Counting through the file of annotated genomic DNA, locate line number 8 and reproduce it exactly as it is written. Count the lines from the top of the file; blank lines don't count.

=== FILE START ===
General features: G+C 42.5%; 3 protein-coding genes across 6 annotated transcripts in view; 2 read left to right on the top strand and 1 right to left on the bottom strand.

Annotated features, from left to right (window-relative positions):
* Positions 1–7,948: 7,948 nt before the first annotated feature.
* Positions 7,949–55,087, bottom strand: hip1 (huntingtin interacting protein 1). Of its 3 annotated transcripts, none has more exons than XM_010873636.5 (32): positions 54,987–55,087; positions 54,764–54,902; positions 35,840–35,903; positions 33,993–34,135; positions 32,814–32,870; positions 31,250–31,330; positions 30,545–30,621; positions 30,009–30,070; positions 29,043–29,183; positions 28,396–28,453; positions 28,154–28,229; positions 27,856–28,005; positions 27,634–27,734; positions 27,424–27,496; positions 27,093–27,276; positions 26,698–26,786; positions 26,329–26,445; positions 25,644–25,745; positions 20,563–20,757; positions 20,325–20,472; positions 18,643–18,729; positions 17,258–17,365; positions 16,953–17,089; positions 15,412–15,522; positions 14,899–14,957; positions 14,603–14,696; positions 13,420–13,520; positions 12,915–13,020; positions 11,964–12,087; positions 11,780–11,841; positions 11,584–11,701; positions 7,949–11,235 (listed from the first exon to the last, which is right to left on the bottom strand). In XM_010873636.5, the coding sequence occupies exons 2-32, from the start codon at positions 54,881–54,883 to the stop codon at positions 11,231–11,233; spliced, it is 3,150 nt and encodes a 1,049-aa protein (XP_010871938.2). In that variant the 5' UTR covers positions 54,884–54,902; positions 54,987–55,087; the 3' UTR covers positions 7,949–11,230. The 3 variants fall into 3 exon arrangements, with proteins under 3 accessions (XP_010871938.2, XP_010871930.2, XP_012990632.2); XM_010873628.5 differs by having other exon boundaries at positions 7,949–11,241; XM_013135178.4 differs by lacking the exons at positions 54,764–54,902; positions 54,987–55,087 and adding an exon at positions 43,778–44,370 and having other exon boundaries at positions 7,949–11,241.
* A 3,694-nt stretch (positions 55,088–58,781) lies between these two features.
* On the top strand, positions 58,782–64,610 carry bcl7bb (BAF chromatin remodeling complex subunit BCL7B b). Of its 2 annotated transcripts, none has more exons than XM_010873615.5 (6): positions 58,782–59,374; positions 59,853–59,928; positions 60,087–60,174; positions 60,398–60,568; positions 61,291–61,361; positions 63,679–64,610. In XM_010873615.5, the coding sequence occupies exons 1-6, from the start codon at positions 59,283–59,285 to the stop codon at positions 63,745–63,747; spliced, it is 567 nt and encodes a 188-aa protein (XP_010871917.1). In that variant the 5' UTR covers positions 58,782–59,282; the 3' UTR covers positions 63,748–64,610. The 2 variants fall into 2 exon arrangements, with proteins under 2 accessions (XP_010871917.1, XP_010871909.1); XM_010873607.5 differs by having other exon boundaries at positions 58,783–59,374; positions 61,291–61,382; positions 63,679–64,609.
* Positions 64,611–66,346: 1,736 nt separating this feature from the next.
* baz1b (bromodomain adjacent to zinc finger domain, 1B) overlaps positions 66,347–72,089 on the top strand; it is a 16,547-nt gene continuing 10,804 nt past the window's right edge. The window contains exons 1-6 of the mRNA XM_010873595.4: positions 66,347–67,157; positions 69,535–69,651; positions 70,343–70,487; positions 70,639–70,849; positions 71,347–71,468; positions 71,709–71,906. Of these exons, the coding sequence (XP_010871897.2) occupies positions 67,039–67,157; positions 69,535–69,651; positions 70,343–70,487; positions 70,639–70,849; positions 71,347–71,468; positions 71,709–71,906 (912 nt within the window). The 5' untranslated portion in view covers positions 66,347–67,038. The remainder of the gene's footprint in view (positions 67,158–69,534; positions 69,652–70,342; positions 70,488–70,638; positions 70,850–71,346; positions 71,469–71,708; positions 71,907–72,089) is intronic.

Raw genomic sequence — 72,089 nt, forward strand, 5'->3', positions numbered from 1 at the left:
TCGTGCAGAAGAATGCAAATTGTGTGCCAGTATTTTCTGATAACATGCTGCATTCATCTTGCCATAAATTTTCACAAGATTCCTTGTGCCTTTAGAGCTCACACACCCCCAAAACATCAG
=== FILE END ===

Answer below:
* baz1b (bromodomain adjacent to zinc finger domain, 1B) overlaps positions 66,347–72,089 on the top strand; it is a 16,547-nt gene continuing 10,804 nt past the window's right edge. The window contains exons 1-6 of the mRNA XM_010873595.4: positions 66,347–67,157; positions 69,535–69,651; positions 70,343–70,487; positions 70,639–70,849; positions 71,347–71,468; positions 71,709–71,906. Of these exons, the coding sequence (XP_010871897.2) occupies positions 67,039–67,157; positions 69,535–69,651; positions 70,343–70,487; positions 70,639–70,849; positions 71,347–71,468; positions 71,709–71,906 (912 nt within the window). The 5' untranslated portion in view covers positions 66,347–67,038. The remainder of the gene's footprint in view (positions 67,158–69,534; positions 69,652–70,342; positions 70,488–70,638; positions 70,850–71,346; positions 71,469–71,708; positions 71,907–72,089) is intronic.